Last year we blogged about two sisters who set up Kids Against Plastic, a campaign aiming to bring together people determined to break “plastic habits”, take practical action and lobby for change. Their campaign is still very much alive: they say that more than 1,300 schools have now signed up to their Plastic Clever School initiative. However, campaigners (including the sisters) are critical of government inaction after the latter set a target in 2018 for all schools to be free of single-use plastic by 2022. This seems like a massive missed opportunity: a nationwide plastic-free schools campaign will help protect the environment and also enable children to actively participate in positive change and learn about citizenship and decision-making as they do so.
The then education secretary, Damian Hinds, challenged all schools in December 2018 to go single-use plastic-free by 2022. He said that schools could lead by example and that the government would support by increasing communication with school suppliers: “It’s not always easy but we all have a role to play in driving out avoidable plastic waste, and with more schools joining others and leading by example, we can help to leave our planet in a better state than we found it.”
Amy and Ella Meek set up their Kids Against Plastic campaign in 2018. So far, more than 1,300 schools have signed up to their Plastic Clever Schools initiative. The sisters were featured in a Guardian article at the weekend, which was critical of government inaction and lack of support.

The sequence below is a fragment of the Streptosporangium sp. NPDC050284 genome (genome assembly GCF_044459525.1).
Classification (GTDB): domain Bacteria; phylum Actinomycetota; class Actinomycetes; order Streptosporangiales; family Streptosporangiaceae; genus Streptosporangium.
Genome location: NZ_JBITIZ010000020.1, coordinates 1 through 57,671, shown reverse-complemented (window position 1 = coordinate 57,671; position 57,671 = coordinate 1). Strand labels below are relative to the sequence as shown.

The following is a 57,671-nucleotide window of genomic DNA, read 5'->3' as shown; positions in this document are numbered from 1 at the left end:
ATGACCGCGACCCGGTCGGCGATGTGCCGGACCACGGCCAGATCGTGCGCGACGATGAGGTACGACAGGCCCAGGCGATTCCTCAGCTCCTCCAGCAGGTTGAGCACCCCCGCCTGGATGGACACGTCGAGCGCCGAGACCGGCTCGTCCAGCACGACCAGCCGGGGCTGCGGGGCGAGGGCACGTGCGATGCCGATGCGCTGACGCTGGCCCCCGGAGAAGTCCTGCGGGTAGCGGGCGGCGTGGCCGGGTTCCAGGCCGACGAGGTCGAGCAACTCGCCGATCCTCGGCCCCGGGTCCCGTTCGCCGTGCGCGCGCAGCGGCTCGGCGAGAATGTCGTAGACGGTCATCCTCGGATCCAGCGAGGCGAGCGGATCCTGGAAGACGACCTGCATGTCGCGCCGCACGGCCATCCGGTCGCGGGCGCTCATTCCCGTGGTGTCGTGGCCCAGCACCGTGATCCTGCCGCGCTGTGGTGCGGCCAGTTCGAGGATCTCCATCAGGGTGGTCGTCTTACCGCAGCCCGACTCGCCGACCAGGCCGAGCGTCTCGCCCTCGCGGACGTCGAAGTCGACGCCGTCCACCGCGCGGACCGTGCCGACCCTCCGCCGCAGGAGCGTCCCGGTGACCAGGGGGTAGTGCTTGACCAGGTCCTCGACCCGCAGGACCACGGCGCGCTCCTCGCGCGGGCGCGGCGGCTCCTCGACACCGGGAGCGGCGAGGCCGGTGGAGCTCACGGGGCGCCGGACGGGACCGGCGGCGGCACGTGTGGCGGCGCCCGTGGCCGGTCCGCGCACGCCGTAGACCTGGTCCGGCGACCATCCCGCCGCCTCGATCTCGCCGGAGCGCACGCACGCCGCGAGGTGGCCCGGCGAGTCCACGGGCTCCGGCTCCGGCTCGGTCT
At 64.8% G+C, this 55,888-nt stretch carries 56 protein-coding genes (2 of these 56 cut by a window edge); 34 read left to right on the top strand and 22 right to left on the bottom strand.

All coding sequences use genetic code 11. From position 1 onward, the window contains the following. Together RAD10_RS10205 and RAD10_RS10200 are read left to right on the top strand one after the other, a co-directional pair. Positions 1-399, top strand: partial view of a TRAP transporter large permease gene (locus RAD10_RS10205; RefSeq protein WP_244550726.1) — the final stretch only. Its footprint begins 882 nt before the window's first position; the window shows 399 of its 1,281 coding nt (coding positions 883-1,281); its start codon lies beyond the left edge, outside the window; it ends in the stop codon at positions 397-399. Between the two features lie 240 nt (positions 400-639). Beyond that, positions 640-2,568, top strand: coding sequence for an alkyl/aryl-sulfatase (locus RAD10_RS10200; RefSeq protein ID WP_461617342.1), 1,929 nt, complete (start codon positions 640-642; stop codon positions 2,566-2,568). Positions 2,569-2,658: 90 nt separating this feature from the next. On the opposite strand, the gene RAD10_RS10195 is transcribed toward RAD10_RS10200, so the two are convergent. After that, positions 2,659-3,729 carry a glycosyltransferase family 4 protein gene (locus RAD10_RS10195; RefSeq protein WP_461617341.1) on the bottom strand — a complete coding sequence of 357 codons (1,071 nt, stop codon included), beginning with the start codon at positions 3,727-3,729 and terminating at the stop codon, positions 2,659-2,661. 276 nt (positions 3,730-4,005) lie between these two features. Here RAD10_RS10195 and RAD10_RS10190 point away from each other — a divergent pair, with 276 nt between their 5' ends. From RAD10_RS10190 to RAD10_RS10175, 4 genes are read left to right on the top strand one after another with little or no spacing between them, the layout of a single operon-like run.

We were excited to see the government target because it felt like a step in the right direction; they were acknowledging the importance encouraging schools to take action. But ‘eliminating unnecessary single-use plastic’ is hard to quantify – what falls into that category? How do they want schools to go about it? There was so little for schools to actually build upon.Amy Meek, quoted in the Guardian
We really thought that announcement would help make change happen but since then so little has been done; what’s the point of setting a target if nothing was going to happen towards it? It didn’t make sense to us that they would set this goal and then do nothing.
The Guardian article also features the environmental charity Surfers Against Sewage, one of whose initiatives is a Plastic Free Schools programme.
The SAS website describes its programme as change-making and pupil-led. “This groundbreaking programme equips and empowers young activists with the tools to create positive, lasting environmental change.”
Once a school is signed up, it carries out a single-use plastic audit and then completes a set of objectives to achieve Plastic Free Schools status. The programme enables pupils to be proactive. For example, they are encouraged to contact the big plastic-polluting brands they find on their playgrounds to demand change. It “provides pupils with campaigning skills and empowers them to tackle unnecessary single-use plastic everywhere!” says the website.
Life-Based Learning seeks to embed what children and young people learn in real-world issues. Its nine life themes directly address the challenges that they — that all of us — face. Pollution is one such challenge. Young people need to be learning about the human footprint, including the damage to the world’s physical resources caused by human activity. They also need hands-on experience of what living sustainably means in practice.